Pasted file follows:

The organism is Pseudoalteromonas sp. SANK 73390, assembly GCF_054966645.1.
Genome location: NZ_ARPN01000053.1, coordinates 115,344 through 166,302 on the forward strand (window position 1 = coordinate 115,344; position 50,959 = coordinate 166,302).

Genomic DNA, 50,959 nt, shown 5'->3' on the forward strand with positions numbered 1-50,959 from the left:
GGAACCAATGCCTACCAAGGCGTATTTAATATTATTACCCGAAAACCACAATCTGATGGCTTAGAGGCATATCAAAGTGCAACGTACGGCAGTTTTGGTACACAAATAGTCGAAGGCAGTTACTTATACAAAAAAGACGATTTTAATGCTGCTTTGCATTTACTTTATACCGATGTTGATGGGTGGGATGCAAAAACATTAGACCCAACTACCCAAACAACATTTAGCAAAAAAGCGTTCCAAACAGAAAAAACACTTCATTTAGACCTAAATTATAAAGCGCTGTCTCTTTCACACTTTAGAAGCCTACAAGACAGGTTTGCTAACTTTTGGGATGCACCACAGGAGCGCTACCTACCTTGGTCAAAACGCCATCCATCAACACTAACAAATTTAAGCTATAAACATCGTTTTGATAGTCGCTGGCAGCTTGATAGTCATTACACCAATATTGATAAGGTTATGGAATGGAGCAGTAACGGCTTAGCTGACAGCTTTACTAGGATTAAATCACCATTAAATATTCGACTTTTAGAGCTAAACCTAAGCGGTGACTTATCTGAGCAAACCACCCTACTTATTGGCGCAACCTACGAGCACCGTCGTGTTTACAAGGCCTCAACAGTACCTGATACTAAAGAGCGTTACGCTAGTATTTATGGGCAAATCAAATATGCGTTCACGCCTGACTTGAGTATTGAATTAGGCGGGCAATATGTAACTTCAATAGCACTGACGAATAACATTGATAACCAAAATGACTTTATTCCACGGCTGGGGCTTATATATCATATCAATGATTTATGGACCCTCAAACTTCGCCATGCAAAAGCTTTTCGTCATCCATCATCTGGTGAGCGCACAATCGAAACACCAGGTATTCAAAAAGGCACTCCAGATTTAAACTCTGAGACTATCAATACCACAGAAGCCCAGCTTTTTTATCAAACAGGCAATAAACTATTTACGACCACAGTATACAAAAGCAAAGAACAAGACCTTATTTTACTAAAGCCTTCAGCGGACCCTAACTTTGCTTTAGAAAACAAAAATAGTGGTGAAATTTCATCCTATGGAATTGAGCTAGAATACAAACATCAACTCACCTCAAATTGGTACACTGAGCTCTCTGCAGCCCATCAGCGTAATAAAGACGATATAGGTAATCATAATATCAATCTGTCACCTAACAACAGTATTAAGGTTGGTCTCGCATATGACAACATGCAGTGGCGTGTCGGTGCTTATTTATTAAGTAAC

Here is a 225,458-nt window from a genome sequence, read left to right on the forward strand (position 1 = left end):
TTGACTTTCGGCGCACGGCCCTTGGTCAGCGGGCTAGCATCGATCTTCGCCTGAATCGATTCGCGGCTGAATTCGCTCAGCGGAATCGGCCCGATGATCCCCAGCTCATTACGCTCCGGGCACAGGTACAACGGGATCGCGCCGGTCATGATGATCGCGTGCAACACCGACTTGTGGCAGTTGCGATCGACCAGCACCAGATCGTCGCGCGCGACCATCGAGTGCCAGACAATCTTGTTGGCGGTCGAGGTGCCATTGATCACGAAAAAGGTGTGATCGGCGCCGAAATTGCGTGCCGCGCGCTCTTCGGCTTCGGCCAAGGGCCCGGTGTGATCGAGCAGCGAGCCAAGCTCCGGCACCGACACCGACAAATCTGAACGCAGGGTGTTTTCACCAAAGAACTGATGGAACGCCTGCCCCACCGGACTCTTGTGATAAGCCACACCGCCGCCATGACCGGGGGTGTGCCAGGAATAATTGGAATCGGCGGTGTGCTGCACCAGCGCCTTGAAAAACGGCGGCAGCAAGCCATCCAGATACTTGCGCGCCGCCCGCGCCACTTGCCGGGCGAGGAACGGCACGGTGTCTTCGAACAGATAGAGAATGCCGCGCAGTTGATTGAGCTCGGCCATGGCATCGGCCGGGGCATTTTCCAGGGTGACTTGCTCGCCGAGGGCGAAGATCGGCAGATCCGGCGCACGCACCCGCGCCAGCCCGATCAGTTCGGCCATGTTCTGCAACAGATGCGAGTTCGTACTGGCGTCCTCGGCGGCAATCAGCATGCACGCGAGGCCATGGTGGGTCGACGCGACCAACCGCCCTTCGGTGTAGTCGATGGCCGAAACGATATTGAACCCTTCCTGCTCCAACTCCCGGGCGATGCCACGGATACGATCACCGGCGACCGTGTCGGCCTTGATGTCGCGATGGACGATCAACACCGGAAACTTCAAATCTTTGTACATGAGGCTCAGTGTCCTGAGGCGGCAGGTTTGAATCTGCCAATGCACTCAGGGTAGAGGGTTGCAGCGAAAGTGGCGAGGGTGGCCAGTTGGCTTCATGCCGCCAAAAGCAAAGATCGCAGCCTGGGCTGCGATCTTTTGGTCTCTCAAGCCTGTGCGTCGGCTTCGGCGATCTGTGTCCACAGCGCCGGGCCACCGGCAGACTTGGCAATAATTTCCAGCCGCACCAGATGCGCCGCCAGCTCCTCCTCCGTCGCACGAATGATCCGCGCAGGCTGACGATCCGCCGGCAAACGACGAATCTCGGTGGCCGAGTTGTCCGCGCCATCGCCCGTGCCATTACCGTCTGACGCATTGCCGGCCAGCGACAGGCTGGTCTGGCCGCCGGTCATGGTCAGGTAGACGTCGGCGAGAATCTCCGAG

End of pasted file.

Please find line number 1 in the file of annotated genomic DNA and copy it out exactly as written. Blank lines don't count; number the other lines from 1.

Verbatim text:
The organism is Pseudoalteromonas sp. SANK 73390, assembly GCF_054966645.1.